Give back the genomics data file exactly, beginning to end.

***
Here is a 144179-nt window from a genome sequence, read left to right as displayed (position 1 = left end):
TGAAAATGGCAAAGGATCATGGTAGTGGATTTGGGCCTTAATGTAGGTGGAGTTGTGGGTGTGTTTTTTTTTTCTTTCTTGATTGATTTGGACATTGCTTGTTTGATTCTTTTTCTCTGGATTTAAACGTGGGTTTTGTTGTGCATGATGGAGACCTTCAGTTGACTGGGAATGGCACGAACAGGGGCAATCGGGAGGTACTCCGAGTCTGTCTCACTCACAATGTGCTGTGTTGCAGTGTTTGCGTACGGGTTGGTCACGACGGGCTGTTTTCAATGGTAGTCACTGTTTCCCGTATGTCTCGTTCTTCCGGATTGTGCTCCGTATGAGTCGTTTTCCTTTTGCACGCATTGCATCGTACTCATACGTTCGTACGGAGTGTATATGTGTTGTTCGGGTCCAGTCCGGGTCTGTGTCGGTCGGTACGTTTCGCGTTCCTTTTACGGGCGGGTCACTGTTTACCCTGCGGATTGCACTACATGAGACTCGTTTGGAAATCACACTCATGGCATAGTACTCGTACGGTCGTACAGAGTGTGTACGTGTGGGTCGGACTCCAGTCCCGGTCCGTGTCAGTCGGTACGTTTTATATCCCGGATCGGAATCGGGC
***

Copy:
Here is a 144179-nt window from a genome sequence, read left to right as displayed (position 1 = left end):
TGAAAATGGCAAAGGATCATGGTAGTGGATTTGGGCCTTAATGTAGGTGGAGTTGTGGGTGTGTTTTTTTTTTCTTTCTTGATTGATTTGGACATTGCTTGTTTGATTCTTTTTCTCTGGATTTAAACGTGGGTTTTGTTGTGCATGATGGAGACCTTCAGTTGACTGGGAATGGCACGAACAGGGGCAATCGGGAGGTACTCCGAGTCTGTCTCACTCACAATGTGCTGTGTTGCAGTGTTTGCGTACGGGTTGGTCACGACGGGCTGTTTTCAATGGTAGTCACTGTTTCCCGTATGTCTCGTTCTTCCGGATTGTGCTCCGTATGAGTCGTTTTCCTTTTGCACGCATTGCATCGTACTCATACGTTCGTACGGAGTGTATATGTGTTGTTCGGGTCCAGTCCGGGTCTGTGTCGGTCGGTACGTTTCGCGTTCCTTTTACGGGCGGGTCACTGTTTACCCTGCGGATTGCACTACATGAGACTCGTTTGGAAATCACACTCATGGCATAGTACTCGTACGGTCGTACAGAGTGTGTACGTGTGGGTCGGACTCCAGTCCCGGTCCGTGTCAGTCGGTACGTTTTATATCCCGGATCGGAATCGGGC